CMU grad seminar diagrams & lessons

Ever since having graduated from Carnegie Mellon in 2001 (almost a decade ago! sigh) and roaming across the Valley through various companies, I’ve been asked many times what exactly did I learn from the CMU design program, particularly the infamous seminar taught by Dick Buchanan, former head of the design school. Well, at long last I’m finally sitting down to articulate some of that :-)

Now, admittedly it’s not a nicely compact summary of UI patterns and formulas. No rules of how to arrange buttons or A/B tested page designs. Instead, the knowledge imparted involved a wonderfully diverse, mystifying, enlightening, and stimulating exploration of concepts & methods that enable an architectonic approach to design: rhetorical, strategic, pluralistic. Whoa!

Quick movie reference: Remember in The Matrix when Neo first met Morpheus and how Morpheus prefaced the “journey down the rabbit hole” with his radical insight and knowledge of what awaits Neo? The whole “splinter in the mind driving you mad” speech? Yep, walking into Dick’s seminar was like that. Totally mind-blowing and radically different from your typical UCD/HCI/IxD seminar, by far!

Here are the key nuggets that I took away and which still serve as the foundation of my own personally evolved approach as a designer, which I have illustrated as a series of diagrams, per Buchanan’s whiteboard notes. These diagrams require some…meditation ;-) They were amusingly referred to as the “triangles and crosses” by students and alums, for good reason.

Critical takeaway from Buchanan’s grad seminar

1. Four interpretations of the concept of “interaction”: The seminar was based upon an extensive understanding of the concept of interaction, which required a deeply thought-provoking survey of theories from philosophy, psychology, cybernetics, mathematics, semiotics and rhetoric. What are the range of possible relationships between people, objects, environments, and cultures? What are the range of interpretations of data and reality? What are the sources of meaning and how it becomes expressed and mediated?

We examined four such interpretations: existentialist (person to person), essentialist (person to environment), entitative (person to objects), and ontological (person to cosmos or cultural/spiritual ideals). The terms were a kind of special language with rather esoteric origins reaching back to Buchanan’s mentor, Richard McKeon and his examination of how to interpret various systems of thought (eg, “philosophic pluralism”).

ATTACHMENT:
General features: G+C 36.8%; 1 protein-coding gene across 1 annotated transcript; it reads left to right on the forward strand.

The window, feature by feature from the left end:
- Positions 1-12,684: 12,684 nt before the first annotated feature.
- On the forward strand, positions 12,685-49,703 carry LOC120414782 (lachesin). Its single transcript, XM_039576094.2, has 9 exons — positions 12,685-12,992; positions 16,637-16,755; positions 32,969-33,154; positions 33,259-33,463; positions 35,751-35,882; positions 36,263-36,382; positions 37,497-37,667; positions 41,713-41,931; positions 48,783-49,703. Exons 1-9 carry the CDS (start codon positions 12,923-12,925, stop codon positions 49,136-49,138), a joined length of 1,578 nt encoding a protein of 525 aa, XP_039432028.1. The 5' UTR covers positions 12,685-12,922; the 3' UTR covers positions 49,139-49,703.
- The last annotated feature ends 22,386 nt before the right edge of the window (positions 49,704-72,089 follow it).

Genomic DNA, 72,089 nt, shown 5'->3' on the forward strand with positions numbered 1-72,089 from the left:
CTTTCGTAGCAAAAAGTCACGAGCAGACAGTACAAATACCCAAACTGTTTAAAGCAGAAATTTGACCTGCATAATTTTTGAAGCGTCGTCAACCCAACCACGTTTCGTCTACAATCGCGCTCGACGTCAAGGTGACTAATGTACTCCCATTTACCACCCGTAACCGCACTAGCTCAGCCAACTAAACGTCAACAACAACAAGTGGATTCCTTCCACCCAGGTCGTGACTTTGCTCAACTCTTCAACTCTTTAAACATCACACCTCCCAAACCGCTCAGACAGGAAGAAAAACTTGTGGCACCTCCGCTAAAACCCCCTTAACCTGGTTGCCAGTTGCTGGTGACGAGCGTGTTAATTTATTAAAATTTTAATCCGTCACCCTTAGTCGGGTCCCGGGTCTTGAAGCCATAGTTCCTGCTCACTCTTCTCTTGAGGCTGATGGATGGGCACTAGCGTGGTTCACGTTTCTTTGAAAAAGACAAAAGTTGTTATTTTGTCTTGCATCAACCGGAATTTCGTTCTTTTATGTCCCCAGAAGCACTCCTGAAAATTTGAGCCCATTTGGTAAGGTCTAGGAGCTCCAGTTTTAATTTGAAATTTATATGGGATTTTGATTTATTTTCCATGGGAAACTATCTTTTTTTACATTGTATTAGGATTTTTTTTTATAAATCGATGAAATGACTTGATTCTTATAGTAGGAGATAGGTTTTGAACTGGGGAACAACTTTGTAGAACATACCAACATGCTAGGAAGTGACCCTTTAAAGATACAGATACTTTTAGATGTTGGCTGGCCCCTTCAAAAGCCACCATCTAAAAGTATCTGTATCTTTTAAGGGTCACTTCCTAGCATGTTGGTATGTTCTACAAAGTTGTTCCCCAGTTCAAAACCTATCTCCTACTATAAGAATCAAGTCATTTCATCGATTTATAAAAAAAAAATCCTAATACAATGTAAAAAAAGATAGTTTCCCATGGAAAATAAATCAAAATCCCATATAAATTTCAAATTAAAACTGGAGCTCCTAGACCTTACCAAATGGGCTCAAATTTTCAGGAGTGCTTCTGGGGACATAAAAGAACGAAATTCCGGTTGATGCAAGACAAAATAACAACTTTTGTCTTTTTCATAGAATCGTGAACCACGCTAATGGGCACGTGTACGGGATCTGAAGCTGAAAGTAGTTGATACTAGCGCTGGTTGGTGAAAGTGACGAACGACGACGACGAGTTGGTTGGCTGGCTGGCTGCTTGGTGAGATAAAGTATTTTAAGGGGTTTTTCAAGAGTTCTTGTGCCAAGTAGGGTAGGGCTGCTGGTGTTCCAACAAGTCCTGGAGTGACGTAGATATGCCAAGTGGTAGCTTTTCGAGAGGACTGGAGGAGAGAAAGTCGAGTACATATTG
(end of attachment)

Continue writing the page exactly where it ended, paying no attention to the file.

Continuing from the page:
But what’s important for designers are the opposing types of interactions and how interaction and communication interrelate to shape a human experience of the “other”–a person, an object, an environment, or a culture. Each interpretation or mode presents a specific outlook on reality and meaning (ie, existentialist projection of self’s meaning vs essentialist meaning arises from a “doing and undergoing” with the context), while in actual design practice we mix up in varying levels each of these interpretations. Ultimately, they help decipher the complexities of reality and suss out the problems to be tackled.

2. The nature of a product: What indeed is a “product”? There are certain core elements that are commonly defined, per writings from Moholy-Nagy of the Bauhaus. A product has a form, materials, function, and also agency (tools & skills) that make the product embodied and actualized for usage by someone for some purpose. Each of these terms are meant to be open for interpretation and playfulness of meaning. For example, what is “form”? Is it the physical shape? Or perhaps the “shape of the activity”, a dramatic performance with a beginning, middle, and end? Again, the idea is to provide a conceptual toolkit to help designers thrown into complex situations, parcelling out the issues at an essential level of abstraction and simplicity.

3. The elements of an argument: At the heart of the Buchanan approach to design is the notion of rhetorical argument–persuasive communication based upon discovery and invention of arguments that shape attitudes and behaviors, like a well-composed speech. There is a multi-lateral, coordinated appeal to functional or rational logic, the speaker’s own credibility and personality, and the audience’s sense of empathy and emotional sway. This balanced blend of what is useful, usable, and desirable enables the creation of a “well-designed product” and positive experience overall.

4. The liberal arts as related to design: Buchanan was educated in the arts & methods of rhetoric per his studies with McKeon at Chicago (and McKeon himself studied with John Dewey at Columbia–indicating a strong intellectual lineage!). He perceived a deep connection between the four liberal arts (rhetoric, poetics, grammar, and dialectic) and design thinking/making. This breakthrough insight was critical to the course’s fundamental nature and the goal of evolving a generation of design leaders schooled in broad-based liberal education, again to aptly dive into complex situations and distill issues into essences via the arts of strategic conversation, deliberation, argument for whatever context.

Obviously, these are not the expected lessons from a seminar on design–no particular “rules” of good web design or metrics for how to organize tabs and buttons. Those are mere tactics, exceptionally diverse and learnable from a book at Borders, frankly. The aspiration instead is towards creating leaders armed with conceptual toolkits that can dissect any complex problem (from software to organizational design to process design to sustainable design issues) with profound confidence and intellectual rigor.